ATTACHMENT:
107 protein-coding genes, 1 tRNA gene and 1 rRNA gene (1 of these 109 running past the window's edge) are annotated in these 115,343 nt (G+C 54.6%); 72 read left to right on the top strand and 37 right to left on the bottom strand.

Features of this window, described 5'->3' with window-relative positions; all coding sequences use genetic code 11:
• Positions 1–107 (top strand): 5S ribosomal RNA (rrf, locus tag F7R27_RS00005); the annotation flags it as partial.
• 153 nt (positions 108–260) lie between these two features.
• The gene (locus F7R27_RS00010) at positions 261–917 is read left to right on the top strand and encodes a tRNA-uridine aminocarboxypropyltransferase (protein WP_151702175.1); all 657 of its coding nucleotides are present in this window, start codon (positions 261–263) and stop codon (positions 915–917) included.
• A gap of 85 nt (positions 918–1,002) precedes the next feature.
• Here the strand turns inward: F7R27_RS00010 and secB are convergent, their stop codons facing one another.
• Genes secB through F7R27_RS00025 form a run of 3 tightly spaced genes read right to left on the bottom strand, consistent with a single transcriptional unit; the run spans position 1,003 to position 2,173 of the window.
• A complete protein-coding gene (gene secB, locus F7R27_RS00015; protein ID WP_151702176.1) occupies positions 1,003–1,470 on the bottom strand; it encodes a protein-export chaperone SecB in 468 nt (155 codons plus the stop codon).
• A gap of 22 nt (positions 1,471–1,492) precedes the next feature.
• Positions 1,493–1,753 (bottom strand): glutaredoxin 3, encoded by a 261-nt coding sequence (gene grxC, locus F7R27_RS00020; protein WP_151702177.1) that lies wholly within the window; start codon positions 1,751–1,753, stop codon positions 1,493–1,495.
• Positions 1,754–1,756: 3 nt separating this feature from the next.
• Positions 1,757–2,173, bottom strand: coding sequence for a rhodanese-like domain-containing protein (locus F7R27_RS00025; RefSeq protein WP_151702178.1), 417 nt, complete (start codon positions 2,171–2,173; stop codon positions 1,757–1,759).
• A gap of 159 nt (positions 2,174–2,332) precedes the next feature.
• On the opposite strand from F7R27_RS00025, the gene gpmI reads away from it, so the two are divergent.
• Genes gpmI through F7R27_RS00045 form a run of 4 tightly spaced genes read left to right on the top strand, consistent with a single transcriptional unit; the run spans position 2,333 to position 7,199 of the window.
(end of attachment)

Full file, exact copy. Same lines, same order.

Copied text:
107 protein-coding genes, 1 tRNA gene and 1 rRNA gene (1 of these 109 running past the window's edge) are annotated in these 115,343 nt (G+C 54.6%); 72 read left to right on the top strand and 37 right to left on the bottom strand.

Features of this window, described 5'->3' with window-relative positions; all coding sequences use genetic code 11:
• Positions 1–107 (top strand): 5S ribosomal RNA (rrf, locus tag F7R27_RS00005); the annotation flags it as partial.
• 153 nt (positions 108–260) lie between these two features.
• The gene (locus F7R27_RS00010) at positions 261–917 is read left to right on the top strand and encodes a tRNA-uridine aminocarboxypropyltransferase (protein WP_151702175.1); all 657 of its coding nucleotides are present in this window, start codon (positions 261–263) and stop codon (positions 915–917) included.
• A gap of 85 nt (positions 918–1,002) precedes the next feature.
• Here the strand turns inward: F7R27_RS00010 and secB are convergent, their stop codons facing one another.
• Genes secB through F7R27_RS00025 form a run of 3 tightly spaced genes read right to left on the bottom strand, consistent with a single transcriptional unit; the run spans position 1,003 to position 2,173 of the window.
• A complete protein-coding gene (gene secB, locus F7R27_RS00015; protein ID WP_151702176.1) occupies positions 1,003–1,470 on the bottom strand; it encodes a protein-export chaperone SecB in 468 nt (155 codons plus the stop codon).
• A gap of 22 nt (positions 1,471–1,492) precedes the next feature.
• Positions 1,493–1,753 (bottom strand): glutaredoxin 3, encoded by a 261-nt coding sequence (gene grxC, locus F7R27_RS00020; protein WP_151702177.1) that lies wholly within the window; start codon positions 1,751–1,753, stop codon positions 1,493–1,495.
• Positions 1,754–1,756: 3 nt separating this feature from the next.
• Positions 1,757–2,173, bottom strand: coding sequence for a rhodanese-like domain-containing protein (locus F7R27_RS00025; RefSeq protein WP_151702178.1), 417 nt, complete (start codon positions 2,171–2,173; stop codon positions 1,757–1,759).
• A gap of 159 nt (positions 2,174–2,332) precedes the next feature.
• On the opposite strand from F7R27_RS00025, the gene gpmI reads away from it, so the two are divergent.
• Genes gpmI through F7R27_RS00045 form a run of 4 tightly spaced genes read left to right on the top strand, consistent with a single transcriptional unit; the run spans position 2,333 to position 7,199 of the window.